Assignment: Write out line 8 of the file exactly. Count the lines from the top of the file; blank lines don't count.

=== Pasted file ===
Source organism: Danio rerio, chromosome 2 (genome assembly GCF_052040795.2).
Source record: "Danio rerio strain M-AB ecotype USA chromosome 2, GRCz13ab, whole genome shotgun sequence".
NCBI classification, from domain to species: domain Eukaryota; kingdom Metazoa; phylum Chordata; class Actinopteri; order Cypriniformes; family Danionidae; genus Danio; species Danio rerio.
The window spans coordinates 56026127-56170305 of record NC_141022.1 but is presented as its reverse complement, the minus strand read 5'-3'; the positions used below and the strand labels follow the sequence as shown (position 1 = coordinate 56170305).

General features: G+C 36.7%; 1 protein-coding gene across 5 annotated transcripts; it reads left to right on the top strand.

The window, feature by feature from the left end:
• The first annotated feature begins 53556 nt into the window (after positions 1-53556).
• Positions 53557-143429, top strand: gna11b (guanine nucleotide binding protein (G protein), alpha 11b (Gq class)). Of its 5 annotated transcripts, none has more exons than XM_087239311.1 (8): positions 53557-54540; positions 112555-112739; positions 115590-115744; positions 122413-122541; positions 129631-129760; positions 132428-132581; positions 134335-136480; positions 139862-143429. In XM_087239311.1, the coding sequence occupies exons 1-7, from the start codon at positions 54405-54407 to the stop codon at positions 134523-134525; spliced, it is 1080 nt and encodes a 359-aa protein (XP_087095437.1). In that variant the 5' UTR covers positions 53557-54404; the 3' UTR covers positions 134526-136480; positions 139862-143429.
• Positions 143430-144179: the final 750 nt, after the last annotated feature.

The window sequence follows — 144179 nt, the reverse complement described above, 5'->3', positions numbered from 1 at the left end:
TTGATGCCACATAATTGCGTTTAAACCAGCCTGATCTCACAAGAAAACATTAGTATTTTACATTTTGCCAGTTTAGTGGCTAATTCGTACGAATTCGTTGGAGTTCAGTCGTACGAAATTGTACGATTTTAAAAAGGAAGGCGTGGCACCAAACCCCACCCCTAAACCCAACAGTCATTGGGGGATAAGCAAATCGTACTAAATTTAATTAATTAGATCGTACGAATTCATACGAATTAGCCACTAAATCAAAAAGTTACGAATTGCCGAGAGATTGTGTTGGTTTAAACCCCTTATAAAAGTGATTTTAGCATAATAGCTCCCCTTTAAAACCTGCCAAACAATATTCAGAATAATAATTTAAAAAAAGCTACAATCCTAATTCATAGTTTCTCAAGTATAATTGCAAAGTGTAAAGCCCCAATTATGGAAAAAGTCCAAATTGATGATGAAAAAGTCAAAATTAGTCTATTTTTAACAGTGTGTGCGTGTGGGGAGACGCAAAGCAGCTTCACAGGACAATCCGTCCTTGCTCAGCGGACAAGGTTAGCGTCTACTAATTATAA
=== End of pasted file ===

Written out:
• Positions 53557-143429, top strand: gna11b (guanine nucleotide binding protein (G protein), alpha 11b (Gq class)). Of its 5 annotated transcripts, none has more exons than XM_087239311.1 (8): positions 53557-54540; positions 112555-112739; positions 115590-115744; positions 122413-122541; positions 129631-129760; positions 132428-132581; positions 134335-136480; positions 139862-143429. In XM_087239311.1, the coding sequence occupies exons 1-7, from the start codon at positions 54405-54407 to the stop codon at positions 134523-134525; spliced, it is 1080 nt and encodes a 359-aa protein (XP_087095437.1). In that variant the 5' UTR covers positions 53557-54404; the 3' UTR covers positions 134526-136480; positions 139862-143429.